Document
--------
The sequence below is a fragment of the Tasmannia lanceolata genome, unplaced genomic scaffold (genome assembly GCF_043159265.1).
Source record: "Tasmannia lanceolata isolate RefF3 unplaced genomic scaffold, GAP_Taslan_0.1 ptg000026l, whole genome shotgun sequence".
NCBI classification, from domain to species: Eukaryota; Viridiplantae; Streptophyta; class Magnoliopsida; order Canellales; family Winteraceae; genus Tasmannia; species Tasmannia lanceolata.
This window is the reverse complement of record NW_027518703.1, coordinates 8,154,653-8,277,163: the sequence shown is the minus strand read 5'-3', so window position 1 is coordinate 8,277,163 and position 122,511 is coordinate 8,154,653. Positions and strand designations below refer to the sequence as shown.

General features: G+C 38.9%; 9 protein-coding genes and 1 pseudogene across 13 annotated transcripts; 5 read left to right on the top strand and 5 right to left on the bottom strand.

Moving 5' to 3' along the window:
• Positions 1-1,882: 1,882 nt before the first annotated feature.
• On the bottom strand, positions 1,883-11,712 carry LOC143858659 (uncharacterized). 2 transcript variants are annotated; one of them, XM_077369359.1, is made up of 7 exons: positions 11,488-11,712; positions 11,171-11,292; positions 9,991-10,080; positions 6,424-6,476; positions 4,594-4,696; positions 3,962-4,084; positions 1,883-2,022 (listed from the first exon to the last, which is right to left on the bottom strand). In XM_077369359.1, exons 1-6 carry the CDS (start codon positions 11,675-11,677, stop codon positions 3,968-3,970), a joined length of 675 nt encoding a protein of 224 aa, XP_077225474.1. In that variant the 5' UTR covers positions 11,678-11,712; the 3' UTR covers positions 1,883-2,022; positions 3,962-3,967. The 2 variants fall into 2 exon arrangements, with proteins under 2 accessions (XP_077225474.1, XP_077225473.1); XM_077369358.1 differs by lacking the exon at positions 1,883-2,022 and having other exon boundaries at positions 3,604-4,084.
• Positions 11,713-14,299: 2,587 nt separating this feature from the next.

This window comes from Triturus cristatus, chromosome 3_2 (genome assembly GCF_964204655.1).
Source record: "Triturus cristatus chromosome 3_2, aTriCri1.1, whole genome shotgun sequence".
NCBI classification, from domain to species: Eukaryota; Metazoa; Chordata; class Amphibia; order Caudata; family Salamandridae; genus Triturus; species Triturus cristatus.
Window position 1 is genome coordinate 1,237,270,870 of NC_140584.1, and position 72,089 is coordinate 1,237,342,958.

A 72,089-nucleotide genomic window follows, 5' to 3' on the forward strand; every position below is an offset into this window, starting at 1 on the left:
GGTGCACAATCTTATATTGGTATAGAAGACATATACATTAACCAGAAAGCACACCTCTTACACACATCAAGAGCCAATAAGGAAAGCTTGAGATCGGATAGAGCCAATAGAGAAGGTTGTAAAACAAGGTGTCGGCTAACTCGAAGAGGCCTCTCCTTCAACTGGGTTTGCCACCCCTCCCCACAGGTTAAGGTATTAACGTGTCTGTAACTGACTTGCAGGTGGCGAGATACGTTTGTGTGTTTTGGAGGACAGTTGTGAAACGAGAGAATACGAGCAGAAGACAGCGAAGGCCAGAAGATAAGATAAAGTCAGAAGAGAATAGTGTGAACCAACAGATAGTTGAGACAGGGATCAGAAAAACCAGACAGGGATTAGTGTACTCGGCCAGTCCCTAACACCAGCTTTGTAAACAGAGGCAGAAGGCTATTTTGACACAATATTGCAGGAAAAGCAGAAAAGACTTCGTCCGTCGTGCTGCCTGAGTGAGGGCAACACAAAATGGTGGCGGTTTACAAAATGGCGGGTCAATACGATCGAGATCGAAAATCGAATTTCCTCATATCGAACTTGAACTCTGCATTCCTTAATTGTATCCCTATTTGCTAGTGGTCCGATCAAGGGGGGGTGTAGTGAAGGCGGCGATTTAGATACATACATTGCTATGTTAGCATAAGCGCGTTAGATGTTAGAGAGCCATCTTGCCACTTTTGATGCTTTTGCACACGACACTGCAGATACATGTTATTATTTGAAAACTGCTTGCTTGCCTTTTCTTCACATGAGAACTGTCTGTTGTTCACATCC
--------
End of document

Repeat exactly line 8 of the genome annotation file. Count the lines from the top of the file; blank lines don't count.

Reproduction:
• On the bottom strand, positions 1,883-11,712 carry LOC143858659 (uncharacterized). 2 transcript variants are annotated; one of them, XM_077369359.1, is made up of 7 exons: positions 11,488-11,712; positions 11,171-11,292; positions 9,991-10,080; positions 6,424-6,476; positions 4,594-4,696; positions 3,962-4,084; positions 1,883-2,022 (listed from the first exon to the last, which is right to left on the bottom strand). In XM_077369359.1, exons 1-6 carry the CDS (start codon positions 11,675-11,677, stop codon positions 3,968-3,970), a joined length of 675 nt encoding a protein of 224 aa, XP_077225474.1. In that variant the 5' UTR covers positions 11,678-11,712; the 3' UTR covers positions 1,883-2,022; positions 3,962-3,967. The 2 variants fall into 2 exon arrangements, with proteins under 2 accessions (XP_077225474.1, XP_077225473.1); XM_077369358.1 differs by lacking the exon at positions 1,883-2,022 and having other exon boundaries at positions 3,604-4,084.